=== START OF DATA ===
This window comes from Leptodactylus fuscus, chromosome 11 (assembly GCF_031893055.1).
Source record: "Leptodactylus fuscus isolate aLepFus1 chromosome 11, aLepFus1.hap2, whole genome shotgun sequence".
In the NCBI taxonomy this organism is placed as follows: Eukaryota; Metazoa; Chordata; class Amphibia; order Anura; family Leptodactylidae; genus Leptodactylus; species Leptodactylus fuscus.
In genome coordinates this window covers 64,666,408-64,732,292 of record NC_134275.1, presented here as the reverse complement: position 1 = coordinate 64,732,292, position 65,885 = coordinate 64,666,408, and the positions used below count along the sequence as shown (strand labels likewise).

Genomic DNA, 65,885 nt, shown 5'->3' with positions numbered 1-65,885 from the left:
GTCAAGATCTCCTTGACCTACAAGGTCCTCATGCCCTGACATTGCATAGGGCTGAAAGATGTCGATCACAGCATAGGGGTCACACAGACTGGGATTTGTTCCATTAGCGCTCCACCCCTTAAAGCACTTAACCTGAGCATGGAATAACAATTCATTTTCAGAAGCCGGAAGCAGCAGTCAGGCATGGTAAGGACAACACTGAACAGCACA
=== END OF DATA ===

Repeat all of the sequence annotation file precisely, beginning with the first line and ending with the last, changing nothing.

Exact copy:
This window comes from Leptodactylus fuscus, chromosome 11 (assembly GCF_031893055.1).
Source record: "Leptodactylus fuscus isolate aLepFus1 chromosome 11, aLepFus1.hap2, whole genome shotgun sequence".
In the NCBI taxonomy this organism is placed as follows: Eukaryota; Metazoa; Chordata; class Amphibia; order Anura; family Leptodactylidae; genus Leptodactylus; species Leptodactylus fuscus.
In genome coordinates this window covers 64,666,408-64,732,292 of record NC_134275.1, presented here as the reverse complement: position 1 = coordinate 64,732,292, position 65,885 = coordinate 64,666,408, and the positions used below count along the sequence as shown (strand labels likewise).

Genomic DNA, 65,885 nt, shown 5'->3' with positions numbered 1-65,885 from the left:
GTCAAGATCTCCTTGACCTACAAGGTCCTCATGCCCTGACATTGCATAGGGCTGAAAGATGTCGATCACAGCATAGGGGTCACACAGACTGGGATTTGTTCCATTAGCGCTCCACCCCTTAAAGCACTTAACCTGAGCATGGAATAACAATTCATTTTCAGAAGCCGGAAGCAGCAGTCAGGCATGGTAAGGACAACACTGAACAGCACA